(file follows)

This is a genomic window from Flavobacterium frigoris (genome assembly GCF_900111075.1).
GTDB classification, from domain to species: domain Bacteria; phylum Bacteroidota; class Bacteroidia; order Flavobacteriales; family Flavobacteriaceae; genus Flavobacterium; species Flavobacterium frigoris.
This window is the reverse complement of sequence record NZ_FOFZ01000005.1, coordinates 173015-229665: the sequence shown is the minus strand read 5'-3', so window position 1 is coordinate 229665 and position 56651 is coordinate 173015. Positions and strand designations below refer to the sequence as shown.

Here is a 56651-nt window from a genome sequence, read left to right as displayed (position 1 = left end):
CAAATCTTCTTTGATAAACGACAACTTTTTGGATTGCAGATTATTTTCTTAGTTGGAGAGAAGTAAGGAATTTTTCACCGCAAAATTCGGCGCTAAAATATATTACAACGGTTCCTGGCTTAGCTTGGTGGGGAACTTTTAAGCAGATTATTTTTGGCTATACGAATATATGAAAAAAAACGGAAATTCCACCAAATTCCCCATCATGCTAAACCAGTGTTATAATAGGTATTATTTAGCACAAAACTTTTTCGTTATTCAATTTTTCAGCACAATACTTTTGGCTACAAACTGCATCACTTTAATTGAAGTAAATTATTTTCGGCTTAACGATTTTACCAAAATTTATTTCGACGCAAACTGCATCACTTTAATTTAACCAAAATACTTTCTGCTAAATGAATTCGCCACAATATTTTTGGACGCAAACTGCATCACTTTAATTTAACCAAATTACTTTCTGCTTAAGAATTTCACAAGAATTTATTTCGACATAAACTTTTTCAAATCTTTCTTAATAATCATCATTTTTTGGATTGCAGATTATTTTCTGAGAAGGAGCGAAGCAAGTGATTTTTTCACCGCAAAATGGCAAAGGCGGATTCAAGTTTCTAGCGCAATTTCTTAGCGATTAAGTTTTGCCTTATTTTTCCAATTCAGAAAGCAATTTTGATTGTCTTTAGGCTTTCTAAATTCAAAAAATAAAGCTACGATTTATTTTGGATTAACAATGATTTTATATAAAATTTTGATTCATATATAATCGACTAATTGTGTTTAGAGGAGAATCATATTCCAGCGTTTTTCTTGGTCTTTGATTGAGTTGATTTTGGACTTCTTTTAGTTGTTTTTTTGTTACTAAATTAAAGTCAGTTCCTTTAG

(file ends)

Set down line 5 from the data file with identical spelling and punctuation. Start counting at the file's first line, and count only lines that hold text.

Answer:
CAAATCTTCTTTGATAAACGACAACTTTTTGGATTGCAGATTATTTTCTTAGTTGGAGAGAAGTAAGGAATTTTTCACCGCAAAATTCGGCGCTAAAATATATTACAACGGTTCCTGGCTTAGCTTGGTGGGGAACTTTTAAGCAGATTATTTTTGGCTATACGAATATATGAAAAAAAACGGAAATTCCACCAAATTCCCCATCATGCTAAACCAGTGTTATAATAGGTATTATTTAGCACAAAACTTTTTCGTTATTCAATTTTTCAGCACAATACTTTTGGCTACAAACTGCATCACTTTAATTGAAGTAAATTATTTTCGGCTTAACGATTTTACCAAAATTTATTTCGACGCAAACTGCATCACTTTAATTTAACCAAAATACTTTCTGCTAAATGAATTCGCCACAATATTTTTGGACGCAAACTGCATCACTTTAATTTAACCAAATTACTTTCTGCTTAAGAATTTCACAAGAATTTATTTCGACATAAACTTTTTCAAATCTTTCTTAATAATCATCATTTTTTGGATTGCAGATTATTTTCTGAGAAGGAGCGAAGCAAGTGATTTTTTCACCGCAAAATGGCAAAGGCGGATTCAAGTTTCTAGCGCAATTTCTTAGCGATTAAGTTTTGCCTTATTTTTCCAATTCAGAAAGCAATTTTGATTGTCTTTAGGCTTTCTAAATTCAAAAAATAAAGCTACGATTTATTTTGGATTAACAATGATTTTATATAAAATTTTGATTCATATATAATCGACTAATTGTGTTTAGAGGAGAATCATATTCCAGCGTTTTTCTTGGTCTTTGATTGAGTTGATTTTGGACTTCTTTTAGTTGTTTTTTTGTTACTAAATTAAAGTCAGTTCCTTTAG